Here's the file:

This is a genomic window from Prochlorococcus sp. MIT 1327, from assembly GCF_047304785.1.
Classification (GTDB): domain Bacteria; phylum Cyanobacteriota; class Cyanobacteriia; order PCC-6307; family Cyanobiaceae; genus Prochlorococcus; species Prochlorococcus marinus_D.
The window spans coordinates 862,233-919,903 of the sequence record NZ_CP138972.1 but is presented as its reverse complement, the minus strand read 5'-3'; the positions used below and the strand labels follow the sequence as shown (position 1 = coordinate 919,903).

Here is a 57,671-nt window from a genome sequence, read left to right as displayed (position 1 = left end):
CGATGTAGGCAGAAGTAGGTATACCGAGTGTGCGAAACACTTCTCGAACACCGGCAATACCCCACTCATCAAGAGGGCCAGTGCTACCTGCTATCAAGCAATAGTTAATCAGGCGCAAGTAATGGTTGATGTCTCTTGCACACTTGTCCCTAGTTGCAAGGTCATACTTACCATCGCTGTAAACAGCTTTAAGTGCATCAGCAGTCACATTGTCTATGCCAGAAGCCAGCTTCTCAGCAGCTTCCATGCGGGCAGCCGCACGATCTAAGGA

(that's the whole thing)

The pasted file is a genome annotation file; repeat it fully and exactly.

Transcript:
This is a genomic window from Prochlorococcus sp. MIT 1327, from assembly GCF_047304785.1.
Classification (GTDB): domain Bacteria; phylum Cyanobacteriota; class Cyanobacteriia; order PCC-6307; family Cyanobiaceae; genus Prochlorococcus; species Prochlorococcus marinus_D.
The window spans coordinates 862,233-919,903 of the sequence record NZ_CP138972.1 but is presented as its reverse complement, the minus strand read 5'-3'; the positions used below and the strand labels follow the sequence as shown (position 1 = coordinate 919,903).

Here is a 57,671-nt window from a genome sequence, read left to right as displayed (position 1 = left end):
CGATGTAGGCAGAAGTAGGTATACCGAGTGTGCGAAACACTTCTCGAACACCGGCAATACCCCACTCATCAAGAGGGCCAGTGCTACCTGCTATCAAGCAATAGTTAATCAGGCGCAAGTAATGGTTGATGTCTCTTGCACACTTGTCCCTAGTTGCAAGGTCATACTTACCATCGCTGTAAACAGCTTTAAGTGCATCAGCAGTCACATTGTCTATGCCAGAAGCCAGCTTCTCAGCAGCTTCCATGCGGGCAGCCGCACGATCTAAGGA